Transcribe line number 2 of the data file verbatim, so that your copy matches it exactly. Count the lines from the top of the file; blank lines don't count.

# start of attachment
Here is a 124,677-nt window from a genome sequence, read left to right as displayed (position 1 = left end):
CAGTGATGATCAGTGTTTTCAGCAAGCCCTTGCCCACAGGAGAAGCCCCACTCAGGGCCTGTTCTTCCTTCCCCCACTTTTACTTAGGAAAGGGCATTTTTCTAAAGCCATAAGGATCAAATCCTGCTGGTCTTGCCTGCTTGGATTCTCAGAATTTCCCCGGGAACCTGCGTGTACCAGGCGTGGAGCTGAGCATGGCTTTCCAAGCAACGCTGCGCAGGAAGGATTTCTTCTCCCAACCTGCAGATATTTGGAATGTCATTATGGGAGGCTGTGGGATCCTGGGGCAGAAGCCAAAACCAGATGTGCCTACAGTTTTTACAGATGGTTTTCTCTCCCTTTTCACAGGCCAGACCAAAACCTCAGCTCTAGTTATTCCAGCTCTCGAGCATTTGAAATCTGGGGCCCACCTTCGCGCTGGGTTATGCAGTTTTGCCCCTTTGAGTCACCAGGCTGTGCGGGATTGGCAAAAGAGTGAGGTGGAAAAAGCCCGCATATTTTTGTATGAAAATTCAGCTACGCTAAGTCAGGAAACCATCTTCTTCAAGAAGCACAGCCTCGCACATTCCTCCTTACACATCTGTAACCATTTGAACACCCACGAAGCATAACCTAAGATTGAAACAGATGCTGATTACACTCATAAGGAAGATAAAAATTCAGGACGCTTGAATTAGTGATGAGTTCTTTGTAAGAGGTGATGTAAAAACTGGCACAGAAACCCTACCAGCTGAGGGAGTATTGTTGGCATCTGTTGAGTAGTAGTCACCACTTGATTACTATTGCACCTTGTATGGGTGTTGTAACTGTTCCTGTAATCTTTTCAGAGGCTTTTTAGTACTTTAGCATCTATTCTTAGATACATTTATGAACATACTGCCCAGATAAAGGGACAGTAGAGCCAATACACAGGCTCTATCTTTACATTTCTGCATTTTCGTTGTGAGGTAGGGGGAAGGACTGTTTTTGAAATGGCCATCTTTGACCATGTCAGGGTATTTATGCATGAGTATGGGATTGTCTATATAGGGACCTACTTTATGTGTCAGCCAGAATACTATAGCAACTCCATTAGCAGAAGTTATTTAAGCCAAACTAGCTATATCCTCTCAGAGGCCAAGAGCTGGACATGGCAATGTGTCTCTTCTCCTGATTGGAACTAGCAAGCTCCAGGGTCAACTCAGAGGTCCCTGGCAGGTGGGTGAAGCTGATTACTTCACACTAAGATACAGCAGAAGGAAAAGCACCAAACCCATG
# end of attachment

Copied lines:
CAGTGATGATCAGTGTTTTCAGCAAGCCCTTGCCCACAGGAGAAGCCCCACTCAGGGCCTGTTCTTCCTTCCCCCACTTTTACTTAGGAAAGGGCATTTTTCTAAAGCCATAAGGATCAAATCCTGCTGGTCTTGCCTGCTTGGATTCTCAGAATTTCCCCGGGAACCTGCGTGTACCAGGCGTGGAGCTGAGCATGGCTTTCCAAGCAACGCTGCGCAGGAAGGATTTCTTCTCCCAACCTGCAGATATTTGGAATGTCATTATGGGAGGCTGTGGGATCCTGGGGCAGAAGCCAAAACCAGATGTGCCTACAGTTTTTACAGATGGTTTTCTCTCCCTTTTCACAGGCCAGACCAAAACCTCAGCTCTAGTTATTCCAGCTCTCGAGCATTTGAAATCTGGGGCCCACCTTCGCGCTGGGTTATGCAGTTTTGCCCCTTTGAGTCACCAGGCTGTGCGGGATTGGCAAAAGAGTGAGGTGGAAAAAGCCCGCATATTTTTGTATGAAAATTCAGCTACGCTAAGTCAGGAAACCATCTTCTTCAAGAAGCACAGCCTCGCACATTCCTCCTTACACATCTGTAACCATTTGAACACCCACGAAGCATAACCTAAGATTGAAACAGATGCTGATTACACTCATAAGGAAGATAAAAATTCAGGACGCTTGAATTAGTGATGAGTTCTTTGTAAGAGGTGATGTAAAAACTGGCACAGAAACCCTACCAGCTGAGGGAGTATTGTTGGCATCTGTTGAGTAGTAGTCACCACTTGATTACTATTGCACCTTGTATGGGTGTTGTAACTGTTCCTGTAATCTTTTCAGAGGCTTTTTAGTACTTTAGCATCTATTCTTAGATACATTTATGAACATACTGCCCAGATAAAGGGACAGTAGAGCCAATACACAGGCTCTATCTTTACATTTCTGCATTTTCGTTGTGAGGTAGGGGGAAGGACTGTTTTTGAAATGGCCATCTTTGACCATGTCAGGGTATTTATGCATGAGTATGGGATTGTCTATATAGGGACCTACTTTATGTGTCAGCCAGAATACTATAGCAACTCCATTAGCAGAAGTTATTTAAGCCAAACTAGCTATATCCTCTCAGAGGCCAAGAGCTGGACATGGCAATGTGTCTCTTCTCCTGATTGGAACTAGCAAGCTCCAGGGTCAACTCAGAGGTCCCTGGCAGGTGGGTGAAGCTGATTACTTCACACTAAGATACAGCAGAAGGAAAAGCACCAAACCCATG